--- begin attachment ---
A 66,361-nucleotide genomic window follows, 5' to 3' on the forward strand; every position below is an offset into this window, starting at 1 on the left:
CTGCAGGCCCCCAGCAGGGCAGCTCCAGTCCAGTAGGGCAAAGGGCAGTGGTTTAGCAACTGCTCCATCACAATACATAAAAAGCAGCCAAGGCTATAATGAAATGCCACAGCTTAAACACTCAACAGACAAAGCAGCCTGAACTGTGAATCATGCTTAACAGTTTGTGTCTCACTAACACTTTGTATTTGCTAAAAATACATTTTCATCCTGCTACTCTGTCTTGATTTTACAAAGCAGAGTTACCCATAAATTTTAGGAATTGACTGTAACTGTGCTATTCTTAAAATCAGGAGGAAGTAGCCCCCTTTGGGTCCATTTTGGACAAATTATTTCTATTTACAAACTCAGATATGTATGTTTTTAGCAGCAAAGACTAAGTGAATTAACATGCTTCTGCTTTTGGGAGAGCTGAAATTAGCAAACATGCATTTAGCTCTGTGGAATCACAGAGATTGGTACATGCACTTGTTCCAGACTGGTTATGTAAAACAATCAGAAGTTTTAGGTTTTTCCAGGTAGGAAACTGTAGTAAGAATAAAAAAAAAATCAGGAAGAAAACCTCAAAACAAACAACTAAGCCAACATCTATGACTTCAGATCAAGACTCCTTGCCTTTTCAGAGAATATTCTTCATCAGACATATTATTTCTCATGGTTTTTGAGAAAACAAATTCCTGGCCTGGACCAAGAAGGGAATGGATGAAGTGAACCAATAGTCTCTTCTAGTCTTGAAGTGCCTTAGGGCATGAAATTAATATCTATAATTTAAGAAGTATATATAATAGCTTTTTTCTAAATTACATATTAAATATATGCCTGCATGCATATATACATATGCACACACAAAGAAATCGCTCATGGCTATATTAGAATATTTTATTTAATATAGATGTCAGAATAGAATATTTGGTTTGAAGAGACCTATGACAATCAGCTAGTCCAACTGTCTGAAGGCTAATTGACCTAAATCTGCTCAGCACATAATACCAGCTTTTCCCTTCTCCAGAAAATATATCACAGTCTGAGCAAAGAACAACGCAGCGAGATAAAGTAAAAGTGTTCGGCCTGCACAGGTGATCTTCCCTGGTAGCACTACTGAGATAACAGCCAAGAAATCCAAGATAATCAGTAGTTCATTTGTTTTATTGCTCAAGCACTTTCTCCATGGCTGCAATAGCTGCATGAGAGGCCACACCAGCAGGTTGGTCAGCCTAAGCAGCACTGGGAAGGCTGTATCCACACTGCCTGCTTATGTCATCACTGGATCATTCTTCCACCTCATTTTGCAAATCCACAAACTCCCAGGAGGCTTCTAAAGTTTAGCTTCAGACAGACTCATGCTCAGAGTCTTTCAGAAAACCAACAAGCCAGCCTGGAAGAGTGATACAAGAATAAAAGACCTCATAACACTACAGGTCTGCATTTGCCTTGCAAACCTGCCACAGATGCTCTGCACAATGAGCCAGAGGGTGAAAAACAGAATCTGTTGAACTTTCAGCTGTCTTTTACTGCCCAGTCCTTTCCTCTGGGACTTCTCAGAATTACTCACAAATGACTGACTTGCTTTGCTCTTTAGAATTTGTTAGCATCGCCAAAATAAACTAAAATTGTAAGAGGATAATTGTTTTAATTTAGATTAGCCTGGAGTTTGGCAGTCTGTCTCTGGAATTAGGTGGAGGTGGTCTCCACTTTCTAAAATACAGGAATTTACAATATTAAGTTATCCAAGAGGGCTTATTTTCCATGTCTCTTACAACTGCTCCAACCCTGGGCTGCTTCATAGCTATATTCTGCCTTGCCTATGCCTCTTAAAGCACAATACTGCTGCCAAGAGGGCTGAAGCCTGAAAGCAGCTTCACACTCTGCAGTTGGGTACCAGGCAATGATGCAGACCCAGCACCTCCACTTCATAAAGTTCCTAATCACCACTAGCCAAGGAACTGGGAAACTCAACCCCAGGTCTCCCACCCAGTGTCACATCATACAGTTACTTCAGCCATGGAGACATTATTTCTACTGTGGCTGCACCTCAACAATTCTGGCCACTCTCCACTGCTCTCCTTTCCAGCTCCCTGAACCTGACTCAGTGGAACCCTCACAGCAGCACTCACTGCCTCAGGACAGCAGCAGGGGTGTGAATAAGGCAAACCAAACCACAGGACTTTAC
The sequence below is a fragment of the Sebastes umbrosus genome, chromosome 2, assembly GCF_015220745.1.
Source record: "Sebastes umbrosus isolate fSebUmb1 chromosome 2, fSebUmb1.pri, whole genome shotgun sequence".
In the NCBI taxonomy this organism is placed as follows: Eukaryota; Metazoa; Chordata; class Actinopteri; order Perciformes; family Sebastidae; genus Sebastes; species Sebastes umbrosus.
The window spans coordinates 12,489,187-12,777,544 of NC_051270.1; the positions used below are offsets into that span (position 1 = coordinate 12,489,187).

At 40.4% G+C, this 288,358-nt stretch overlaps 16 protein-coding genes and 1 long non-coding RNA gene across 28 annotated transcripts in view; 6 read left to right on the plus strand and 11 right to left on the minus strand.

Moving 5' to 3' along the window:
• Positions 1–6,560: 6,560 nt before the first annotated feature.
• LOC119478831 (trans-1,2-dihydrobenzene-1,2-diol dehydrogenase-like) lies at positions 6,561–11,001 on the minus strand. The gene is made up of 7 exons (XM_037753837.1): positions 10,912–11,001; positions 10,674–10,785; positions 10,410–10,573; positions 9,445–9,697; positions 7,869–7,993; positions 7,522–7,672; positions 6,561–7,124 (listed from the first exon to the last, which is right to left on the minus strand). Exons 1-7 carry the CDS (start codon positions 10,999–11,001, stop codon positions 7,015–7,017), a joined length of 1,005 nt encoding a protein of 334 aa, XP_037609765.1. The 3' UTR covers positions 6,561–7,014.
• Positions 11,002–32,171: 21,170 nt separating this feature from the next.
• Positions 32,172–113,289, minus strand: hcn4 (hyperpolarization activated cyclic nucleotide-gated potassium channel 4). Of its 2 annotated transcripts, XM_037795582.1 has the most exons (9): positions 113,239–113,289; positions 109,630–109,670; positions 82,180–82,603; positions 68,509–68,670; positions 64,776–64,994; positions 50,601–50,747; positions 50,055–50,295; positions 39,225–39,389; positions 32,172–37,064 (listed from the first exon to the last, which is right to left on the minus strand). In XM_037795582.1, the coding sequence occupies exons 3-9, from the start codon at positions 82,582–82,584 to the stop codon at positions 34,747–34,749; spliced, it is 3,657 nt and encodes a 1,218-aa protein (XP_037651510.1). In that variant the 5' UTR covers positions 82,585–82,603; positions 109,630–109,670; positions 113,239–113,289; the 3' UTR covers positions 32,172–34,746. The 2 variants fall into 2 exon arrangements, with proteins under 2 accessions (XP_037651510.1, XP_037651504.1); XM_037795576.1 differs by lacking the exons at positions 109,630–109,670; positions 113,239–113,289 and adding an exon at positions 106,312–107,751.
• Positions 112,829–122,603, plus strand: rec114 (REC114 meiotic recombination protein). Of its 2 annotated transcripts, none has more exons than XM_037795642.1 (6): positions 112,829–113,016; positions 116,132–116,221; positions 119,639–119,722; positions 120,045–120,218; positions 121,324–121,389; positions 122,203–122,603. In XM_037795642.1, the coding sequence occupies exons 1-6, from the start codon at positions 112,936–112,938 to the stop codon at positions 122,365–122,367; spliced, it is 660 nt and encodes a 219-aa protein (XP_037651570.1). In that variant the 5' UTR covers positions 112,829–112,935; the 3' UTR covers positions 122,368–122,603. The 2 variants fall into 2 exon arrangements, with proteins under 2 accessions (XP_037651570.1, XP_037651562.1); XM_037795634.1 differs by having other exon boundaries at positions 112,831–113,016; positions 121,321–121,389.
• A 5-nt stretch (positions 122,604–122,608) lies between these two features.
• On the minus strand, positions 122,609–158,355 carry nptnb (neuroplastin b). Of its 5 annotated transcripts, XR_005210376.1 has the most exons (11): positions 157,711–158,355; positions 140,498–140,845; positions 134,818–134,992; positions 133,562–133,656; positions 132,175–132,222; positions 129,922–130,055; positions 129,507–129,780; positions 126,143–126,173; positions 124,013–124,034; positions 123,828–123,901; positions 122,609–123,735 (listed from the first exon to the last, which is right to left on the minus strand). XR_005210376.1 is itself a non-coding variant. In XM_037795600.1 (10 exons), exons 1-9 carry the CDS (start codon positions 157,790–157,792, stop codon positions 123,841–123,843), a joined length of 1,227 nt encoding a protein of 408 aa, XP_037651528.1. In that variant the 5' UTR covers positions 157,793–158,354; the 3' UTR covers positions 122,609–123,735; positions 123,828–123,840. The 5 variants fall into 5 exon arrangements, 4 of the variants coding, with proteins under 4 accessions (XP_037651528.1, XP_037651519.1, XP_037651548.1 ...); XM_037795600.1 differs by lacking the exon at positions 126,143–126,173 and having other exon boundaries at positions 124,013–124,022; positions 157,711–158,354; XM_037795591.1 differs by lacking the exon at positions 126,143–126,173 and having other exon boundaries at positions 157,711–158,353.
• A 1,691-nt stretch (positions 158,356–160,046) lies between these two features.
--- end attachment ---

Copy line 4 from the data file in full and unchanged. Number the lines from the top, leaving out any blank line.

Source record: "Sebastes umbrosus isolate fSebUmb1 chromosome 2, fSebUmb1.pri, whole genome shotgun sequence".